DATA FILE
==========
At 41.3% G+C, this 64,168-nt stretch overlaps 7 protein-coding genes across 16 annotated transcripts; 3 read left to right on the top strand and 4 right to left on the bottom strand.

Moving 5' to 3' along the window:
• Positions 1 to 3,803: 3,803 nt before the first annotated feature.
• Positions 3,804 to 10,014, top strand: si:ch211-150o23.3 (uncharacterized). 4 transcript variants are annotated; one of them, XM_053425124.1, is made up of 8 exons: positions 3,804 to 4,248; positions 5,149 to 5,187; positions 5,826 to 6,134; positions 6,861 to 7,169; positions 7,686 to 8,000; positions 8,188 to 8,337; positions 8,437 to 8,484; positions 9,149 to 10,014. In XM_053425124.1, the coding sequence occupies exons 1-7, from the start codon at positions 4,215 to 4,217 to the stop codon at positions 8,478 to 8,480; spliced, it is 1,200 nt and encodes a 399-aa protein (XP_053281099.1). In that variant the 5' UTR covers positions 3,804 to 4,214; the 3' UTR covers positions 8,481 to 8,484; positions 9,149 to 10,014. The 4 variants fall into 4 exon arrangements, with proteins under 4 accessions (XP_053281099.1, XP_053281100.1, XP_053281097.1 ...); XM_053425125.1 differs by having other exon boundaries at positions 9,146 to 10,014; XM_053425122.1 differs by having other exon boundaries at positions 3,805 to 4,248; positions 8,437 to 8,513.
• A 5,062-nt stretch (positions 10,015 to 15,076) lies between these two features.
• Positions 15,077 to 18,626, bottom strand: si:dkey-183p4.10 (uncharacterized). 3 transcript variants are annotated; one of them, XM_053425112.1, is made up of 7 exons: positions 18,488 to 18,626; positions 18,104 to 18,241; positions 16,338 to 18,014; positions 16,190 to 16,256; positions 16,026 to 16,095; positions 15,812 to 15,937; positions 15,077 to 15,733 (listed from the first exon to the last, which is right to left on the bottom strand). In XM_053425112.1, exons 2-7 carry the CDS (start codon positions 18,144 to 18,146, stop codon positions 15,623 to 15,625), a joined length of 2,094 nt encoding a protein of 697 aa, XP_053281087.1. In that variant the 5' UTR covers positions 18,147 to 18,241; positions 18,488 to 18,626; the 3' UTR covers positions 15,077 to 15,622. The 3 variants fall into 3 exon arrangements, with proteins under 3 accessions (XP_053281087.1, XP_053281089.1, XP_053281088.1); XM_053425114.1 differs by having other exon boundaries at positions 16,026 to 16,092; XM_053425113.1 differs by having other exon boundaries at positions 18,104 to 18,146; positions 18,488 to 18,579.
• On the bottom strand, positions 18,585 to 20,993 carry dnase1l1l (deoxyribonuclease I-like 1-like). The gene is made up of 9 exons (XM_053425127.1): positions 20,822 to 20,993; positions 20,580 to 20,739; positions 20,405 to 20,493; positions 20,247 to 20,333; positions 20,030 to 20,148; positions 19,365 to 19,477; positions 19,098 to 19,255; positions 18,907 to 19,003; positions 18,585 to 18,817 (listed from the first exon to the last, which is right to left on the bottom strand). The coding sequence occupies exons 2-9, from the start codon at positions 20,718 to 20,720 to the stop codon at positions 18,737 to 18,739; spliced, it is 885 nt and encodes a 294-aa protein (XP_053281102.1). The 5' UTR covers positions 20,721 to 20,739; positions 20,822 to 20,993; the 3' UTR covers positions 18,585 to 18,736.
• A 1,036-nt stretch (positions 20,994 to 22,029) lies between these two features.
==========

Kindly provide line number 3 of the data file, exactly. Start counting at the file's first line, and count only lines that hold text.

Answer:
• Positions 1 to 3,803: 3,803 nt before the first annotated feature.